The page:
Evaluating the protective effect of resveratrol, Q10, and alpha-lipoic acid on radiation-induced mice spermatogenesis injury: A histopathological study.Int J Reprod Biomed (Yazd) 2019; 17(12):907-914IJ
Testis is one of the most sensitive organs against the toxic effect of ionizing radiation. Exposure to even a low dose of radiation during radiotherapy, diagnostic radiology, or a radiological event could pose a threat to spermatogenesis. This may lead to temporary or permanent infertility or even transfer of genomic instability to the next generations.
In this study, we evaluated the protective effect of treatment with three natural antioxidants; resveratrol, alpha lipoic acid, and coenzyme Q10 on radiation-induced spermatogenesis injury.
Materials and Methods
30 NMRI mice (6-8 wk, 30 ± 5 gr) were randomly divided into six groups (n = 5/each) as 1) control; 2) radiation; 3) radiation + resveratrol; 4) radiation + alpha lipoic acid; 5) radiation + resveratrol + alpha lipoic acid; and 6) radiation+ Q10. Mice were treated with 100 mg/kg resveratrol or 200 mg/kg alpha lipoic acid or a combination of these drugs. Also, Q10 was administered at 200 mg/kg. All treatments were performed daily from two days before to 30 min before irradiation. Afterward, mice were exposed to 2 Gy 60 Co gamma rays; 37 days after irradiation, the testicular samples were collected and evaluated for histopathological parameters.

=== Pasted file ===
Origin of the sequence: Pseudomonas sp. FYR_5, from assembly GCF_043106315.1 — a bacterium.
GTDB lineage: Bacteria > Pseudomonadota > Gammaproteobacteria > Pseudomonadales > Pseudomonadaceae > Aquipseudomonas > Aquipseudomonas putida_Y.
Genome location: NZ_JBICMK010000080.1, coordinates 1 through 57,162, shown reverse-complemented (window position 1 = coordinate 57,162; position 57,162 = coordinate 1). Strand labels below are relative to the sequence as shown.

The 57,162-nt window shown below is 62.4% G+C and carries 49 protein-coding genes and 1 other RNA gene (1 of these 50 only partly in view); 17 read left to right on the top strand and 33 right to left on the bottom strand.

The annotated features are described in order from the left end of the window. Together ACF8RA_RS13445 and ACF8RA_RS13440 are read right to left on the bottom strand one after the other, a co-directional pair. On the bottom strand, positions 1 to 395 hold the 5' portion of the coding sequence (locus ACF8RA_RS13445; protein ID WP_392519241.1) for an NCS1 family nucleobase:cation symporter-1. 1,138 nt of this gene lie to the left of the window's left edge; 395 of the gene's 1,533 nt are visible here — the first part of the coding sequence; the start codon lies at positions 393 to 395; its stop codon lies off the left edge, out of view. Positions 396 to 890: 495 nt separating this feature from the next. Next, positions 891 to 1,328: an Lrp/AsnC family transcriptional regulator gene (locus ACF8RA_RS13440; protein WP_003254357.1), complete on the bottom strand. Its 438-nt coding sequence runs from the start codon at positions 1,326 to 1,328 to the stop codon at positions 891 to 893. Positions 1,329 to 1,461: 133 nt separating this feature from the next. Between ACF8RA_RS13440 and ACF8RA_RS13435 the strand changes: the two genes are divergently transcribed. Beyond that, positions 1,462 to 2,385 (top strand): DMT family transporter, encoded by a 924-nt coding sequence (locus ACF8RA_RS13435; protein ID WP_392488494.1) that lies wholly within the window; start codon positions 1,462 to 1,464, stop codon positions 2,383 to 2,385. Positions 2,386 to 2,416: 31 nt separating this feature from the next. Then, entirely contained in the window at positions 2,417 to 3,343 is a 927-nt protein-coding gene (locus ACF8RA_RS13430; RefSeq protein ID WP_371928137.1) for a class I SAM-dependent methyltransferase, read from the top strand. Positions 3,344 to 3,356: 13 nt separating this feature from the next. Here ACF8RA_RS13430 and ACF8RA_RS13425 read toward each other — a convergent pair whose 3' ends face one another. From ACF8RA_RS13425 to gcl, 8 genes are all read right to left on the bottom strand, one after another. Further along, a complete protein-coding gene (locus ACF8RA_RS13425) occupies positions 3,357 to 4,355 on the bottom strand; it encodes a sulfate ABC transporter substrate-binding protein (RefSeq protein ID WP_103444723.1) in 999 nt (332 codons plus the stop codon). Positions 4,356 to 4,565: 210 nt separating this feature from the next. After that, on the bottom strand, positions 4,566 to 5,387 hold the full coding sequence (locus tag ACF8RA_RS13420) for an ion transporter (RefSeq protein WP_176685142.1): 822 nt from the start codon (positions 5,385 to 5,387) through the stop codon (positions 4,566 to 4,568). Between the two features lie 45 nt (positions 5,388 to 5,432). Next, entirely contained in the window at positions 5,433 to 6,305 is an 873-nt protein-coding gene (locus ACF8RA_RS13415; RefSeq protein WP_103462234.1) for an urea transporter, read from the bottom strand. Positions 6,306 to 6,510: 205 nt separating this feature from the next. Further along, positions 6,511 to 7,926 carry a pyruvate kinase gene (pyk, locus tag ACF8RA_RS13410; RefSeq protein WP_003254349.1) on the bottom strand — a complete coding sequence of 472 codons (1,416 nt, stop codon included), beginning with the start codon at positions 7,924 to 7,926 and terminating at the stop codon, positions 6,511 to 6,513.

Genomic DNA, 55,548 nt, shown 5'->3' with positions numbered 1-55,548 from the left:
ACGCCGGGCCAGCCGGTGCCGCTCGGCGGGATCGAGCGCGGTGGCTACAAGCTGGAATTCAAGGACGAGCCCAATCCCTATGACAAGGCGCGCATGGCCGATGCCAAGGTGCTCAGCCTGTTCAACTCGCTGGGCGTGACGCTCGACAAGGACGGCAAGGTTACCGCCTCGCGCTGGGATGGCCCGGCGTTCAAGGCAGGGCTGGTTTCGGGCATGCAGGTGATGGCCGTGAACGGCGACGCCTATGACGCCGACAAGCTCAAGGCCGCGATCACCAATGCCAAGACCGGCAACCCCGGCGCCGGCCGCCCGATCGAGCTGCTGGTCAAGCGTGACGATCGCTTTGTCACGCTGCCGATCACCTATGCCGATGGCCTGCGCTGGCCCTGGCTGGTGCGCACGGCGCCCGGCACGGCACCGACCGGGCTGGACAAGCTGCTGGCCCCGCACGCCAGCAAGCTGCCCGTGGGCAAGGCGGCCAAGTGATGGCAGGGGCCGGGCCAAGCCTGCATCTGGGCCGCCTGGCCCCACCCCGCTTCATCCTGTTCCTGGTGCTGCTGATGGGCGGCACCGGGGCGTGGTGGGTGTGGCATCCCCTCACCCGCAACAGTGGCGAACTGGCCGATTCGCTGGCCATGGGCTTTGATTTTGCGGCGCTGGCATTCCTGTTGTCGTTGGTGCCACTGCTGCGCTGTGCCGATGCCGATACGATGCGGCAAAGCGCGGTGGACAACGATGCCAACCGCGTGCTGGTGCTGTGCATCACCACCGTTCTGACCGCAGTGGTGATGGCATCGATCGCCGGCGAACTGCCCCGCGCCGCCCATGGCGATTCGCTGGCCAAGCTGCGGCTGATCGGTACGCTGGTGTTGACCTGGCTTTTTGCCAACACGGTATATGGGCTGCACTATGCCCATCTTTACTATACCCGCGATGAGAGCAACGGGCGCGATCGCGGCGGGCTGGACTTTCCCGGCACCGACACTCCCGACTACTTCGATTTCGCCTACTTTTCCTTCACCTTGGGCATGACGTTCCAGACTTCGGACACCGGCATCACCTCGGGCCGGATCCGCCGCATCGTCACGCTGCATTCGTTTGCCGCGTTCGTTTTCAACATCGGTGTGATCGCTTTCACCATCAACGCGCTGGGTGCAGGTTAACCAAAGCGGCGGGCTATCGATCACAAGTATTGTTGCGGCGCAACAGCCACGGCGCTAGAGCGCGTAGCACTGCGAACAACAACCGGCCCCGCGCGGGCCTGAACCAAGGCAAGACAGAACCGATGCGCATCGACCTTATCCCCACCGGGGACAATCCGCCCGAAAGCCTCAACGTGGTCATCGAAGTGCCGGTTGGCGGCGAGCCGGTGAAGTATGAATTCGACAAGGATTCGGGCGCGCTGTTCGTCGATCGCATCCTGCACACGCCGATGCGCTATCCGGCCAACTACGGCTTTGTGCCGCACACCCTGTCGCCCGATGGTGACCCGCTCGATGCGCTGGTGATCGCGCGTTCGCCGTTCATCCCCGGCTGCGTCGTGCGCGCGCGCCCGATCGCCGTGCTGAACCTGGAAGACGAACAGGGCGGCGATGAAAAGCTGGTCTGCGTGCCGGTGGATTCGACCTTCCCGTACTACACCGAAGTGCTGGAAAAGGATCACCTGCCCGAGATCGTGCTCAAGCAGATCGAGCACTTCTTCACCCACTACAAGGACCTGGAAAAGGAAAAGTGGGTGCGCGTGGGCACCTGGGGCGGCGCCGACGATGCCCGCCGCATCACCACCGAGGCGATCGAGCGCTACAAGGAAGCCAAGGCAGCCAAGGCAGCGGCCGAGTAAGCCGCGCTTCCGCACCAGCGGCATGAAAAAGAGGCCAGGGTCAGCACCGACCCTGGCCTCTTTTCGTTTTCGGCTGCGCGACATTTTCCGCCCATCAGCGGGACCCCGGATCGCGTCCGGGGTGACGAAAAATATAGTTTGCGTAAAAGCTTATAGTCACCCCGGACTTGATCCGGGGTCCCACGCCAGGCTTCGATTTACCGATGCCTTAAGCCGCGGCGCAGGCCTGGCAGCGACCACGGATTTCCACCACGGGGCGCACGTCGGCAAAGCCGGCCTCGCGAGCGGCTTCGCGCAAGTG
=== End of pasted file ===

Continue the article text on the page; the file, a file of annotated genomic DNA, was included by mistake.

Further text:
Results showed that these agents are able to alleviate some toxicological parameters such as basal lamina and epididymis decreased sperm density. Also, all agents were able to increase Johnsen score. However, they could not protect against radiation-induced edema, atrophy of seminiferous tubules, and hyperplasia in Leydig cells.
This study indicates that resveratrol, alpha-lipoic acid, and Q10 have the potential to reduce some of the side effects of radiation on mice spermatogenesis. However, they cannot protect Leydig cells as a source of testosterone and seminiferous tubules as the location of sperm maturation.